"A correction is just a megasale on stocks—no different than what you might find on all kinds of things at your Sam's Club any day of the week," Cramer said. (Tweet This)
After those steps are covered, it's time to get into the nitty gritty of the specific types of stocks that Cramer scoops up during a downturn. And the good news is that the more brutal the selloff is, the more attractive these stocks will look.
First, Cramer likes to look for stocks that have pulled back from their highs during the selloff. The new high list is always a great place to start looking. But stocks on that list also tend to be expensive, which is exactly how a big decline helps.
The second kind of stock that Cramer looks for during a gigantic selloff is the type with dividends that become more attractive as their share prices go lower. So, just as the 52-week high list is useful for stocks on a downturn, also keep a shopping list of stocks you would buy if only their dividends were a little higher.
"I know dividend investing isn't sexy, but believe me when I tell you that nobody ever woke up unhappy the next morning after bringing home a stock with a big dividend," Cramer said.
"When money is flowing into stocks, with the mutual funds buying in endless waves and the hedge funds desperate to won stocks rather than shorting them, then you're in the land of the thousand bull dances and you don't have to worry about where the fuel for a rally is going to come from," Cramer said.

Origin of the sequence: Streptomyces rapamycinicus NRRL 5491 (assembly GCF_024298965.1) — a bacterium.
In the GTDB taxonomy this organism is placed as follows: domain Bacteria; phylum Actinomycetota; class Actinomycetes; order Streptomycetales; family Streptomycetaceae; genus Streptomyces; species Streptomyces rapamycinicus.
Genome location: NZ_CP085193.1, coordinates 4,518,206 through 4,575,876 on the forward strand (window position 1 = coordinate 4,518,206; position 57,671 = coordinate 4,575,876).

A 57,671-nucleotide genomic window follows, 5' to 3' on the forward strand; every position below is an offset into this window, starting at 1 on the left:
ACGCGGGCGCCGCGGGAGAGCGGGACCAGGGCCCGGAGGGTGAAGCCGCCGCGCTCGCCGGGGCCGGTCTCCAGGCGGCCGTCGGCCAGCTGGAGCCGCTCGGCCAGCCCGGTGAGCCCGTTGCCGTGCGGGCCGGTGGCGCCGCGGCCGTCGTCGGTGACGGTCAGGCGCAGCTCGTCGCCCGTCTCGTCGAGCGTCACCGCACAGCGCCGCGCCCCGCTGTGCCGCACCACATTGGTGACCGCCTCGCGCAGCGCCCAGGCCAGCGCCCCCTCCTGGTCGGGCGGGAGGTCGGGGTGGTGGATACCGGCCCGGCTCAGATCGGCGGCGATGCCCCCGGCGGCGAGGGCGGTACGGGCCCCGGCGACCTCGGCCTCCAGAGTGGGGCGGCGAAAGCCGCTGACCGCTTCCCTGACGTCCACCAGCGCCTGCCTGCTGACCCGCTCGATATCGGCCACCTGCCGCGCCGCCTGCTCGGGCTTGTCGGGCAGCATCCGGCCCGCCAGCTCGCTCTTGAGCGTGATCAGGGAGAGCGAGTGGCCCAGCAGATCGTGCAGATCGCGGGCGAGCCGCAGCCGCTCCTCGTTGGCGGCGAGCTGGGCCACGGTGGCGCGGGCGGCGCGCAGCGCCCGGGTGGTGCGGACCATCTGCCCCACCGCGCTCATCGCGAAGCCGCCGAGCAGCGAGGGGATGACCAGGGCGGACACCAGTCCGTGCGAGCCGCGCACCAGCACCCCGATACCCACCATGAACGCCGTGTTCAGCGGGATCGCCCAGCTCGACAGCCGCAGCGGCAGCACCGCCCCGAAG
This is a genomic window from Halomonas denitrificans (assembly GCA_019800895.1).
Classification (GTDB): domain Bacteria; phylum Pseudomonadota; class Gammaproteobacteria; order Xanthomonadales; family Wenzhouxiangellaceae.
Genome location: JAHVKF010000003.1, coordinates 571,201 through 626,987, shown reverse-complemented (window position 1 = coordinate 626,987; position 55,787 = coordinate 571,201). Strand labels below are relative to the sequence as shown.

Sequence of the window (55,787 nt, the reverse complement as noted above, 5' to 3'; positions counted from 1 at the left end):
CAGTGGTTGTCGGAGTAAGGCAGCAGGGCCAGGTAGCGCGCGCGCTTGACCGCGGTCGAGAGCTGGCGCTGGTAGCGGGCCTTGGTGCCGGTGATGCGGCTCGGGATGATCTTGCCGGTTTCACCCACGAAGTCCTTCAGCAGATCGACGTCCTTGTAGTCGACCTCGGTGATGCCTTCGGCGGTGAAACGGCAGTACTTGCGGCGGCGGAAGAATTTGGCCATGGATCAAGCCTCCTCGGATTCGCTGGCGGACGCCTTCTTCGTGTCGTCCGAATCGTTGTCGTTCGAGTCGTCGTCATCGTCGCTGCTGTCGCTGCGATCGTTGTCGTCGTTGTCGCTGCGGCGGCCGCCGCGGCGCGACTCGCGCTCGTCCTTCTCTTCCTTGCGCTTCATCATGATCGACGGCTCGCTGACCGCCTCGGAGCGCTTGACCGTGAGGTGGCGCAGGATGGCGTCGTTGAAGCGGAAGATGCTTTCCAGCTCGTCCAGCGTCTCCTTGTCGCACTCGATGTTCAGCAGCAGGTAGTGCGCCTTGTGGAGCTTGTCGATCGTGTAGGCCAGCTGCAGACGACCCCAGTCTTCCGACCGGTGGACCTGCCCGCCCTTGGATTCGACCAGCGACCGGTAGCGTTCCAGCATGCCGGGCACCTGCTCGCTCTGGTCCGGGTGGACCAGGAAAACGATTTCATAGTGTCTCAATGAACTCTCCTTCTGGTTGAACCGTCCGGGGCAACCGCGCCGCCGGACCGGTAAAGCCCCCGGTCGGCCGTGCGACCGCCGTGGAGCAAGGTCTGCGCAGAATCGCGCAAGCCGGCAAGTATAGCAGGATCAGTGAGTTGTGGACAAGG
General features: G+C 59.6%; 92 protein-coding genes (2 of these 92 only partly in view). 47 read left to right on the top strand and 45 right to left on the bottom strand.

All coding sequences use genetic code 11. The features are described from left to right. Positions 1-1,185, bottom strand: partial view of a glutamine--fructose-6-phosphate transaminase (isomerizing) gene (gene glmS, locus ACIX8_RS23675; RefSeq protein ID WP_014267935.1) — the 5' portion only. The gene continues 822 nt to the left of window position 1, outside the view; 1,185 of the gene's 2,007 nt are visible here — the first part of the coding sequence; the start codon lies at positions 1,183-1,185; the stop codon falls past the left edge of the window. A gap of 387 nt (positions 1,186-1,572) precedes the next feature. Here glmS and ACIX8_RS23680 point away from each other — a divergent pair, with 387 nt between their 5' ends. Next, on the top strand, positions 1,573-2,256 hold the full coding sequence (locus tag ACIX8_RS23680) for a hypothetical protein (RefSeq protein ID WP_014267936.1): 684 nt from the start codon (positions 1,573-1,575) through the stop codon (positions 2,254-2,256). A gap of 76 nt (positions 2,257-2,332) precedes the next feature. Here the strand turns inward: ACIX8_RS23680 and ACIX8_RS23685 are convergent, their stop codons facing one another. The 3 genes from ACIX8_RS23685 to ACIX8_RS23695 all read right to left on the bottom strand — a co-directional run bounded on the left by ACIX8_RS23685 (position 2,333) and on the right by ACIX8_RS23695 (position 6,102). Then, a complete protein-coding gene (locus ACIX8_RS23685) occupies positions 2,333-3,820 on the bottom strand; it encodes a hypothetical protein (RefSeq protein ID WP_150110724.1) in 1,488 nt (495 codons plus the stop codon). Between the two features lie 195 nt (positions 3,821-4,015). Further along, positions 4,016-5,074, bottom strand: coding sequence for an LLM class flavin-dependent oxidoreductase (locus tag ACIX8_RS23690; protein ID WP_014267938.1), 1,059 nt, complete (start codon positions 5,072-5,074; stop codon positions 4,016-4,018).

However with no money flowing into the market, Cramer has seen that powerful moves in stocks and sectors can occur. This is because when investors are reluctant to invest, money will be pulled out of the least exciting groups of stocks, and rotates into sexier names with more lift.
But here is the problem with rotations: Without new money flowing in, gains often become zero-sum and will run out of fuel. The leaders will run out of steam with nothing to drive them higher, and that's when the worst possible rally can occur—a rally in the wrong stocks.
He also recommended exercising caution when you see defensive food and drug names rallying as well. Often just taking note of sector leadership will give you a strong read to determine if it is a sustainable rally.
In the meantime, Cramer recommended looking for opportunities to buy high-quality names where the stocks—not companies—are broken.